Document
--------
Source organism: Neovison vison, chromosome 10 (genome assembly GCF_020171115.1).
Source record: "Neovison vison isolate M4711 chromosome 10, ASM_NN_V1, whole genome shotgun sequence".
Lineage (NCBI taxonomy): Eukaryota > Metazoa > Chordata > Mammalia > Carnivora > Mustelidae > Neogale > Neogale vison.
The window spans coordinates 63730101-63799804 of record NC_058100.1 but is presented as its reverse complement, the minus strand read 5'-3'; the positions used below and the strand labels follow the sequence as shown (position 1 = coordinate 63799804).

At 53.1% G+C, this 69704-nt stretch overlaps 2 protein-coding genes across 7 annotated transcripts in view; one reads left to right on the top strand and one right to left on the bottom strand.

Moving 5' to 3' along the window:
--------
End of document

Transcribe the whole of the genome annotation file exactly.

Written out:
Source organism: Neovison vison, chromosome 10 (genome assembly GCF_020171115.1).
Source record: "Neovison vison isolate M4711 chromosome 10, ASM_NN_V1, whole genome shotgun sequence".
Lineage (NCBI taxonomy): Eukaryota > Metazoa > Chordata > Mammalia > Carnivora > Mustelidae > Neogale > Neogale vison.
The window spans coordinates 63730101-63799804 of record NC_058100.1 but is presented as its reverse complement, the minus strand read 5'-3'; the positions used below and the strand labels follow the sequence as shown (position 1 = coordinate 63799804).

At 53.1% G+C, this 69704-nt stretch overlaps 2 protein-coding genes across 7 annotated transcripts in view; one reads left to right on the top strand and one right to left on the bottom strand.

Moving 5' to 3' along the window: